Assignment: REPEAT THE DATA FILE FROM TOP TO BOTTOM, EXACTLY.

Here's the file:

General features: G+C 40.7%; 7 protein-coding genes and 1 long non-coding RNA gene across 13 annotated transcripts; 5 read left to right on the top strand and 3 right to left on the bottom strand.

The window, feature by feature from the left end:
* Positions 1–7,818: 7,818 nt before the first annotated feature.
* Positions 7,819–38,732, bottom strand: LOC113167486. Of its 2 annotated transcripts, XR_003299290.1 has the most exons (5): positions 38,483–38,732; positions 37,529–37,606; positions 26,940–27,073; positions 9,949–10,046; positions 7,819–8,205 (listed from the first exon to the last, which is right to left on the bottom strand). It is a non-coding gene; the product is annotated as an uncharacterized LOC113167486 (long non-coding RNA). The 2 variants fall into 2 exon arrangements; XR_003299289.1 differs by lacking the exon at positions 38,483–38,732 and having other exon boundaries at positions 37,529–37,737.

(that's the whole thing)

General features: G+C 40.7%; 7 protein-coding genes and 1 long non-coding RNA gene across 13 annotated transcripts; 5 read left to right on the top strand and 3 right to left on the bottom strand.

The window, feature by feature from the left end:
* Positions 1–7,818: 7,818 nt before the first annotated feature.
* Positions 7,819–38,732, bottom strand: LOC113167486. Of its 2 annotated transcripts, XR_003299290.1 has the most exons (5): positions 38,483–38,732; positions 37,529–37,606; positions 26,940–27,073; positions 9,949–10,046; positions 7,819–8,205 (listed from the first exon to the last, which is right to left on the bottom strand). It is a non-coding gene; the product is annotated as an uncharacterized LOC113167486 (long non-coding RNA). The 2 variants fall into 2 exon arrangements; XR_003299289.1 differs by lacking the exon at positions 38,483–38,732 and having other exon boundaries at positions 37,529–37,737.